Sen. Ted Cruz (R-Texas) on Monday released his birth certificate, seeking to put to rest questions about whether the Canadian-born senator is qualified to run for president in 2016.
Immediately, parallels were drawn to President Obama’s 2011 release of his own birth certificate, which also was meant to end lingering questions about his eligibility to be president.
And for the few in the birther community, they see hypocrisy. Why are the media not denouncing those who question Cruz’s eligibility in the same way they have denounced the so-called “birthers” who continue to question Obama’s?
The reason? Because about the only thing these two situations have in common is that they involve a birth certificate and a presidential candidate.
Questions about Cruz’s eligibility have everything to do with interpretation of the law; the questions about Obama’s eligibility had everything to do with a dispute over the underlying facts — more specifically, conspiracy theories about whether the president was actually born in the United States, as he claimed, and whether he somehow forged a birth certificate that said he was born in Hawaii.
AARON BLAKE, writing in the Washington Post, "No, Ted Cruz ‘Birthers’ Are Not the Same as Obama Birthers."
THIS. There are questions of interpreting constitutional law, and then there are terrifying conspiracy theories. This is the former. The Obama birthers were perpetrating the latter.
I’ve lived in the States (that’s what they call America up there) since I was 2, unlike that highly suspicious Cruz, who waited all the way until he was four-years-old to depart for the U.S. of A. What was he doing during those years? Training as some sort of spy for the maple-syrup cartel? Acquiring goods and services with currency stamped with a picture of a foreign monarch? For the love of George Washington, was he playing hockey?
Cruz has vowed to renounce his Canadian citizenship. Having long ago abjured the Canadian qualities of modesty and politeness, it should be a relatively simple process. By the time this is over, Cruz may well buy time on national television so we can watch him crush a pile of Bryan Adams CDs with a steamroller.
This is the best thing I’ve read about this Ted Cruz nonsense so far
It is important for me to hear what people really think. And if there is one place people really say what they think about most things, it’s in the taxi.
The Labour prime minister came in for criticism for his driving, at one point jolting the car abruptly when, he said, he mistakenly applied the brake pedal on the automatic car, thinking it was the clutch. He said he had not driven in eight years.
THIS IS THE BEST STORY.
In a repudiation of a major element in the Bloomberg administration’s crime-fighting legacy, a federal judge has found that the stop-and-frisk tactics of the New York Police Department violated the constitutional rights of tens of thousands of New Yorkers, and called for a federal monitor to oversee broad reforms.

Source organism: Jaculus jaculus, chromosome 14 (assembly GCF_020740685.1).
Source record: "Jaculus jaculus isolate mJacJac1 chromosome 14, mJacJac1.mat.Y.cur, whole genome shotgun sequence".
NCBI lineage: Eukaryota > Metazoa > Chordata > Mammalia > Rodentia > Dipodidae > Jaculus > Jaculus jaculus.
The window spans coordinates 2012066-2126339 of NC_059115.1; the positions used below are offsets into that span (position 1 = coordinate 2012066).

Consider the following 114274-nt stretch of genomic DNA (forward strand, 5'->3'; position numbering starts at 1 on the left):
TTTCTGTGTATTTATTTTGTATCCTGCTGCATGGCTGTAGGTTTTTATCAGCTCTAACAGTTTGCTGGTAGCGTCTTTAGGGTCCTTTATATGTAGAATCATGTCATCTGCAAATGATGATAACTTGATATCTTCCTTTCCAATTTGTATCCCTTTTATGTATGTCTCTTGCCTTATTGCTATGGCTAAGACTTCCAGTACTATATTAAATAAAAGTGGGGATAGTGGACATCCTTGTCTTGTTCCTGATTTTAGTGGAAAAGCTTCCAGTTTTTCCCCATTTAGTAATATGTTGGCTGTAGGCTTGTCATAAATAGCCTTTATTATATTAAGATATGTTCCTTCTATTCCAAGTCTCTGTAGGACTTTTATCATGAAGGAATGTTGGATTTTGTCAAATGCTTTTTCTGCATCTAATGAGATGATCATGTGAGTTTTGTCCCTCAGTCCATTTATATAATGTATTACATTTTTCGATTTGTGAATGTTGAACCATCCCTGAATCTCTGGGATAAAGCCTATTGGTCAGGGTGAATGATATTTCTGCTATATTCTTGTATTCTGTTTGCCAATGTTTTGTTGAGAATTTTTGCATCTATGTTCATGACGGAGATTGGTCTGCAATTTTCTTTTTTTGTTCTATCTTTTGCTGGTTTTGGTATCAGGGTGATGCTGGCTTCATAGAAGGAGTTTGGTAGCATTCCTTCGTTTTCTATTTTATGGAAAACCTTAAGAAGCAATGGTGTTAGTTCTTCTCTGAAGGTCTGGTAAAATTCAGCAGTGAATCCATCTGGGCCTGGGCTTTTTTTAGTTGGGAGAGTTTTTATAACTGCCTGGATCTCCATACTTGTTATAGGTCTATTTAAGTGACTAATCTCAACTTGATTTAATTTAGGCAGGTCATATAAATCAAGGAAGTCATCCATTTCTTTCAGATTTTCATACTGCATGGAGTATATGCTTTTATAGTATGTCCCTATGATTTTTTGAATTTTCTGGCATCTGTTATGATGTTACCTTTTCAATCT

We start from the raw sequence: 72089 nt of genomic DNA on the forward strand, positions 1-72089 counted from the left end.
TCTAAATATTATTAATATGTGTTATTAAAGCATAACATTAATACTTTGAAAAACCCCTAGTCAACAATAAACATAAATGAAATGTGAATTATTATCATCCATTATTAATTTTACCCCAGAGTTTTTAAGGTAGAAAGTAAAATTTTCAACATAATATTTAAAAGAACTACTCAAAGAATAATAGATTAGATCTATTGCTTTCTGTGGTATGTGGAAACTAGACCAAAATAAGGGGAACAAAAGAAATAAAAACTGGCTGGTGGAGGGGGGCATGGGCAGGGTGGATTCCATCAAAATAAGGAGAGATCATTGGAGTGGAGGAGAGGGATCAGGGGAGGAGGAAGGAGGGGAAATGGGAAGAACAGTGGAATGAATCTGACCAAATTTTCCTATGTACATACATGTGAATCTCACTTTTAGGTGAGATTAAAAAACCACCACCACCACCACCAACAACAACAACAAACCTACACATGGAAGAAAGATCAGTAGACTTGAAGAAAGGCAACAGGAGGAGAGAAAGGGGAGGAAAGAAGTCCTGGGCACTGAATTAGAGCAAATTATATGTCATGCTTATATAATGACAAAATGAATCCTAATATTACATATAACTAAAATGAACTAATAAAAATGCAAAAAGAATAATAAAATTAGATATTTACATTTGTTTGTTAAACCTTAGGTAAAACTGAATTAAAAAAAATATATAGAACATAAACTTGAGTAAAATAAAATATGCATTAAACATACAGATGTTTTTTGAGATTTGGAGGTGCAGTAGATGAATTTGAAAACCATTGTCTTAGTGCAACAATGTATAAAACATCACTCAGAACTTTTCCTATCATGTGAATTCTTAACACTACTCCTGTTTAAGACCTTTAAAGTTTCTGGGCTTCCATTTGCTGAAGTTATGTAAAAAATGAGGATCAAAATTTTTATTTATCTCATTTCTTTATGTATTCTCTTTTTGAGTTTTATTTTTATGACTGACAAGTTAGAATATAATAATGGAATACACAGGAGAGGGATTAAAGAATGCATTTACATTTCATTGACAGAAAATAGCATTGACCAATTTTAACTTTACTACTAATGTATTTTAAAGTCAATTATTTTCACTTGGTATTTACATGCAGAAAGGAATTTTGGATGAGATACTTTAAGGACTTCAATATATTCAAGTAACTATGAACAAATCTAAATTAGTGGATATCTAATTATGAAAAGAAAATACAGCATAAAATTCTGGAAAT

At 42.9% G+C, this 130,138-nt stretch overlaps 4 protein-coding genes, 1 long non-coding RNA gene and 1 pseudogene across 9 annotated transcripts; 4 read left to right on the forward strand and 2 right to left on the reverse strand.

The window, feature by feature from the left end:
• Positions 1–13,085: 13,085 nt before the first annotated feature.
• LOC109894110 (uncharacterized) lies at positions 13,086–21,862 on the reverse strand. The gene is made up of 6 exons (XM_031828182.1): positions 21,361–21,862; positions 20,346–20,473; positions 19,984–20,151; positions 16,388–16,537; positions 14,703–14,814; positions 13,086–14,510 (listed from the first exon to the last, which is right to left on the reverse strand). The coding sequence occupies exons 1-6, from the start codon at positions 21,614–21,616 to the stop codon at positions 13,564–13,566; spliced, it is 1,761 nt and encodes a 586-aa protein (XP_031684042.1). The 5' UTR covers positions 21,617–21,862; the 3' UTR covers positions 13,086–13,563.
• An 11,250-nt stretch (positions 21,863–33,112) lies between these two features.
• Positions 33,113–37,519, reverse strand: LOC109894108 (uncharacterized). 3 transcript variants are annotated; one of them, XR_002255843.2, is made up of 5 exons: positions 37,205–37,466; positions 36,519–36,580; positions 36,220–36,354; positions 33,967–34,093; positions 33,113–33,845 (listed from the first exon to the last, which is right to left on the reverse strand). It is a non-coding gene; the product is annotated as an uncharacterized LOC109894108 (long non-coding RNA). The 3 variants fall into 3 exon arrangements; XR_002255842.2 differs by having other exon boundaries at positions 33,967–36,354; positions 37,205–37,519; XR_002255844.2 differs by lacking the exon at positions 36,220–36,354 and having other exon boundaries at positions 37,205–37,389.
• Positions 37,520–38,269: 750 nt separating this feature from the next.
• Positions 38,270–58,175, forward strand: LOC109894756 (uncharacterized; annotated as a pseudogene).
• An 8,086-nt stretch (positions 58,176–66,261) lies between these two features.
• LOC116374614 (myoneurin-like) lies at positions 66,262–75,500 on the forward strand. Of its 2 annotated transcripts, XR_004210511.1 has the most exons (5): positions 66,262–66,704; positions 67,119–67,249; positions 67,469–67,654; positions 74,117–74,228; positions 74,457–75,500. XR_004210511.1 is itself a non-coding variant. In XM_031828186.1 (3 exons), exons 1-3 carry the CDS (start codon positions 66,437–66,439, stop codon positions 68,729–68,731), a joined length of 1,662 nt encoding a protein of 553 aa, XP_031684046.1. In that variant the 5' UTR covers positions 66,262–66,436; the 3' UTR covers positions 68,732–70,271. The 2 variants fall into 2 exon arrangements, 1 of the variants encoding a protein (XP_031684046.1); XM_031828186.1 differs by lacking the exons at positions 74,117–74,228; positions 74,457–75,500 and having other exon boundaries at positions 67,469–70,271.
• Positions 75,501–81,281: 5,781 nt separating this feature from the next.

I’m liking this trend.
"These stop-and-frisk episodes, which soared in number over the last decade as crime continued to decline, demonstrated a widespread disregard for the Fourth Amendment, which protects against unreasonable searches and seizures by the government, according to the ruling. It also found violations with the 14th Amendment.”
This is a big deal.
Putin Continues to Do Putin-Like Things, This Time With a Fish
Hating On Fat People Just Makes Them Fatter
Don’t try to pretend your gibes and judgments of the overweight people in your life are for their own good. Florida researchers have evidence that discriminating against fat people only makes them fatter.
"People often rationalize that it’s OK to discriminate based on weight because it will motivate the victim to lose pounds," Angelina Sutin, a psychologist at the Florida State College of Medicine in Tallahassee, tells Shots. “But our findings suggest the opposite.”
Sutin and a colleague checked survey data from more than 6,000 American men and women age 50 and older who were asked how often in their daily lives they experienced different types of discrimination. Examples ranged from discourtesy or refusal of restaurant service to not getting a job or promotion.
I’m sad that it took this study to convince people of what should be pretty dang obvious, but I’m glad it’s getting the press it deserves, and that NPR is being suitably scathing about it.
In a straight party vote, Republicans in the normally bipartisan House science committee vote down a NASA proposal and call for a Moon base.
The best part of the article is Kenneth Chang’s perfect description of just how much the Republicans majority on the committee fails science. For the record, we explore space in the pursuit of knowledge, not jingoistic glory.
[…] Other legislators complained that the project seemed far-fetched and poorly articulated, and that it would not advance America’s bragging rights in space the way a return to the Moon could. The bill awaits a vote by the full House.
NASA and its rocket scientists are trying to figure out how to proceed.
Good job perplexing an entire agency of literal rocket scientists, House science committee.
Are we JOKING.
McCain said he didn’t agree with fellow Republican Sen. Ted Cruz of Texas, who argued Friday the Obama administration is calling for a review of “stand your ground” laws as a way to further its agenda against Second Amendment rights.
“Isn’t it time for America to come together?” McCain asked. “I’d rather have a message of coming together and discussing these issues rather than condemning.
“I respect (Cruz’s) view, but I don’t frankly see the connection,” he added.
Senator McCain is becoming a person I like again.